On her first overseas tour since her appointment in August 2019, Stevie Spring, new chair of the British Council (BC), visited Cairo for two days and visited projects supported by BC programmes.
Spring recently joined the BC to manage the cultural and educational affairs of this non-profit and non-political organisation that works in over 100 countries. She spoke to Al-Ahram Weekly about the different programmes supported by the council and how she sees attempts at reforming education in Egypt.
How is the British Council’s Developing Inclusive and Creative Economies (DICE) Programme being implemented in Egypt?
The British Council’s DICE Programme, worth LE30 million, was launched in March 2018 to support the development of creative and social enterprises in Egypt. The project aims to bring government, academia, civil society, and businesses to work on developing creative ventures, to help mitigate poverty, inequality and joblessness for young people, promote women’s empowerment, and support marginalised groups.
The programme is driven by the observance of two interconnected movements around the world, which are creativity and purpose-driven businesses. As per the UN, creative and cultural goods and services is one of the fastest-growing sectors around the world. By partnering with institutions that can make a difference, the programme fosters inclusive and creative economies through varied well-designed activities that include technical training, capacity-building workshops, startup competitions, knowledge-transfer camps, exhibitions, advocacy campaigns, and project incubation and accelerators.
Since its launch in 2018, nine prominent organisations have been supported by the DICE programme to implement 11 promising projects on the ground in 14 governorates in Egypt from the Delta to Upper Egypt. A total of 1,400 individuals and 160 social and 80 creative enterprises will receive direct training opportunities and another 1,000 indirect services will be delivered to creative communities and target groups. Some of these organisations are focused on women. For example, one of the projects is delivering social and create entrepreneurship training to 600 girls aged 16-24 from all 27 governorates.
The programme has secured partnerships with various ministries and institutions in Egypt. For example, the partnership with the Ministry of Trade and Industry represented by the Industrial Modernisation Centre — Creative Egypt Programme will drive capacity-building for local artisans to help them expand in local markets or access export opportunities. With the Ministry of Communication and Information Technology the programme specifically supports the launch of the National Academy for Disabilities Technologies, which aims to provide job opportunities for people with special needs through creative enterprises. The partnership will also provide know-how to establish a creative hub for assistive technologies and train a team that will move on to developing an incubator programme.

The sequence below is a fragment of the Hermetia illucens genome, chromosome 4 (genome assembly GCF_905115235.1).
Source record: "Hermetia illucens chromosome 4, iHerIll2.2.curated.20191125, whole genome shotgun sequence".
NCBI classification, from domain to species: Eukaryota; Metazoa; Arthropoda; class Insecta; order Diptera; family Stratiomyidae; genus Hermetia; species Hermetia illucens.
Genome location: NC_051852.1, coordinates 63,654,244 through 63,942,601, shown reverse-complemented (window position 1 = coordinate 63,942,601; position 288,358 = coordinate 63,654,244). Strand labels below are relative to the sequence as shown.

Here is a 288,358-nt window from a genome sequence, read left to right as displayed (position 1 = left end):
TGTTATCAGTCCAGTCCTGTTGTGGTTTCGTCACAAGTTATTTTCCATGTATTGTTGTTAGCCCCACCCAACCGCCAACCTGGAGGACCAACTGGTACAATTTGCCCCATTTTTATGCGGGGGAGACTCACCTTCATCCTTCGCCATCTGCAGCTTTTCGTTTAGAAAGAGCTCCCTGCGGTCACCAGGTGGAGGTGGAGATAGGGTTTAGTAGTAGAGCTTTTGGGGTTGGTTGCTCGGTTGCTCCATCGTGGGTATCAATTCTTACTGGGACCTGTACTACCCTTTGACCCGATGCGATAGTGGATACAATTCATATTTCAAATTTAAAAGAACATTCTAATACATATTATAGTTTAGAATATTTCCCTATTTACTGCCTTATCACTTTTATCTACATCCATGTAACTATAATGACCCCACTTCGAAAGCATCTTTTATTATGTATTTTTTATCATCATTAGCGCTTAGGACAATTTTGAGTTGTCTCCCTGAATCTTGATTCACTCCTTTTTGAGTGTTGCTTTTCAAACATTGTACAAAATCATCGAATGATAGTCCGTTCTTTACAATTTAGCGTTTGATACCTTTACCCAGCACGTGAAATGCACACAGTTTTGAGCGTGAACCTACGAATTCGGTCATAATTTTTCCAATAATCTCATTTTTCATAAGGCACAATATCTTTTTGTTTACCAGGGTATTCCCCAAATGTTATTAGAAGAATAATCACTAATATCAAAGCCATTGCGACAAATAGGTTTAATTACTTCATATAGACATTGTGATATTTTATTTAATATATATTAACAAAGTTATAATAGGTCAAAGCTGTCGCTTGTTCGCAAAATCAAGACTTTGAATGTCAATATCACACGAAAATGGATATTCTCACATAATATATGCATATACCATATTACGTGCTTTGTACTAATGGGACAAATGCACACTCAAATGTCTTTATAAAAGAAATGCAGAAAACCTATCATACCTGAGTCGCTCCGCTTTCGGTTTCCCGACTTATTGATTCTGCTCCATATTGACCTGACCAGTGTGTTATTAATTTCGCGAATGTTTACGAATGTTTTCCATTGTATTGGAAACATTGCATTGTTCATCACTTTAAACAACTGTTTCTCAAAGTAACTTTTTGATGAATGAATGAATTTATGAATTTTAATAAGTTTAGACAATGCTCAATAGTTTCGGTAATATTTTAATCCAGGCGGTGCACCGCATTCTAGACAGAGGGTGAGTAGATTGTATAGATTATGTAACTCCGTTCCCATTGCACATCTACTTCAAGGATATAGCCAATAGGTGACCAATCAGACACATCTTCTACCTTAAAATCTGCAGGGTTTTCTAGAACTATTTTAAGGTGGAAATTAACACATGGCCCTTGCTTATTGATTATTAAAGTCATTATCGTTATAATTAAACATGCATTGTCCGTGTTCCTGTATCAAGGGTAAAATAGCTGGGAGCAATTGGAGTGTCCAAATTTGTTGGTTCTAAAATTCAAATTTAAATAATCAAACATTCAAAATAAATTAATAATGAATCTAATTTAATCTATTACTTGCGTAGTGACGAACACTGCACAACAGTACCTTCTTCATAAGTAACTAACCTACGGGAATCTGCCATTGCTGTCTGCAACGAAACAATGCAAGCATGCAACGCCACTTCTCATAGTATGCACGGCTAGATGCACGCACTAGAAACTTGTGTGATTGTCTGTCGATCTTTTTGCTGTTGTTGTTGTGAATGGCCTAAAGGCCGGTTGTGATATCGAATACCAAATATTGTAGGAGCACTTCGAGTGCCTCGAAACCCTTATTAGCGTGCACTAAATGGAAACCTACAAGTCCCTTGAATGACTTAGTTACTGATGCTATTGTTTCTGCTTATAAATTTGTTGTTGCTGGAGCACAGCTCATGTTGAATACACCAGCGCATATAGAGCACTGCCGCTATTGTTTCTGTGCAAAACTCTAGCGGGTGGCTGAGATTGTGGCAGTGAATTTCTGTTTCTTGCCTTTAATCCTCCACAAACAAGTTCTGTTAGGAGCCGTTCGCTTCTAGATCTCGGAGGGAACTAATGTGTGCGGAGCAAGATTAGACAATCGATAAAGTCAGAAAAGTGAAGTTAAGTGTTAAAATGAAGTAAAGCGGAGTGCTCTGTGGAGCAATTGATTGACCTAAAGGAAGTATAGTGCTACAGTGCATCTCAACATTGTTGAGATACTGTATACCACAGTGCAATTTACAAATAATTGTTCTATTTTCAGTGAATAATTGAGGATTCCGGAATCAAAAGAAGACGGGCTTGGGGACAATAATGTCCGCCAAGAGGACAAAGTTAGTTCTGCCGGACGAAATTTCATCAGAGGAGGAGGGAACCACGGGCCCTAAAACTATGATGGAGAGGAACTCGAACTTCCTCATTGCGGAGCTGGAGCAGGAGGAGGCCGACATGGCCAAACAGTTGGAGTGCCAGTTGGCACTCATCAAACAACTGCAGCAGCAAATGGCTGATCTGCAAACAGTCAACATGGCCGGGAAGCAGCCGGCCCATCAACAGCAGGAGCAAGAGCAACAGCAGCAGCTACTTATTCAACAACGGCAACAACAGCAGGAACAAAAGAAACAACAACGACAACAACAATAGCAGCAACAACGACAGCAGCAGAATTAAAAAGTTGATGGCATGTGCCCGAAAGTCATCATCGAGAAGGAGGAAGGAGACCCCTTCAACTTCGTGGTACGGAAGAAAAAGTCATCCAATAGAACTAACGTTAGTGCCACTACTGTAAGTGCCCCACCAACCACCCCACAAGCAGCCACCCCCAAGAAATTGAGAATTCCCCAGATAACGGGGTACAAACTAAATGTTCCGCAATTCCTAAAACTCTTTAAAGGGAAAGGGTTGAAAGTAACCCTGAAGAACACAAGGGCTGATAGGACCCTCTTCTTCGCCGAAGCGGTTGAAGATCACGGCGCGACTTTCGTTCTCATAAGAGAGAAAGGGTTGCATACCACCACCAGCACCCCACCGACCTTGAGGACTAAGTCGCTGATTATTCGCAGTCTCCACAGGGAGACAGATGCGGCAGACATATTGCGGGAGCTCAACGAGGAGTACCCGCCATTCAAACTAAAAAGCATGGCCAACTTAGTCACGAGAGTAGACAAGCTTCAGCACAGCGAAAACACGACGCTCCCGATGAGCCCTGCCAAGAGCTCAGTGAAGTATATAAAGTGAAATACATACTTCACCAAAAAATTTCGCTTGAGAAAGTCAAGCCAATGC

The partnership with the Ministry of Social Solidarity is supporting the implementation of a Disability Innovation Challenges Initiative. The goal is to initiate two models of integrating people with disabilities (PwDs) in the creative economy and facilitate the creation of 40 new jobs for PwDs — as a start — in the creative economy by December 2020. With the Export Development Authority and Chamber of Handicrafts the Programme will support the Egypt EXPO Hub with know-how and technical experience of incubation for young potential exporters. It will also provide know-how on the different management roles needed to establish a creative hub.
What is the idea behind the Science Café Programme?
The Science Café was revived in Egypt this year to drive enthusiasm for science and its importance in shaping the world around us. We previously held it in 2009.
Our first café this year was organised with the Academy for Scientific Research and Technology, where we hosted 100 children from the Children’s University to teach them about various sites in Egypt and how people lived in the millennia before the Pharaohs. The café focused on cultural heritage. It was well received, the children were highly engaged, and we are looking forward to continuing these cultural and scientific exchange events, especially when we have prominent speakers from abroad who can add value to the conversation run by Egyptian scientists and scholars.
The reason why we are working through the Science Café on cultural heritage is because archaeological and paleontological artifacts are limited and irreplaceable, so their protection is critical. One of the basic reasons for the damage of heritage is owed to a lack of awareness in the community in general and the non-involvement of people in the process of conservation. Sites have economic, social, and spiritual considerations, feeding communities’ understanding of identity and sometimes providing job opportunities. They connect people to place and time, providing the opportunity for increased knowledge and understanding of ourselves and one another.
We also held a second café about wastewater treatment in collaboration with the Atomic Energy Authority.
What programmes does the British Council run in support of research and development?
Through our Newton-Mosharafa Programme, funded through the largest bilateral science agreement in Egypt worth £50 million and split equally between the British and Egyptian governments, the British Council has managed since the fund was established in 2014 to support 172 scientists from Egypt to carry out their PhDs in the UK and over 30 research programmes in the fields of science and technology. Almost half of the beneficiaries of the Newton-Mosharafa Programme have been women. The fund is financed by the UK Department for Business, Energy and Industrial Strategy (BEIS) and the Egyptian Ministry of Higher Education and Scientific Research.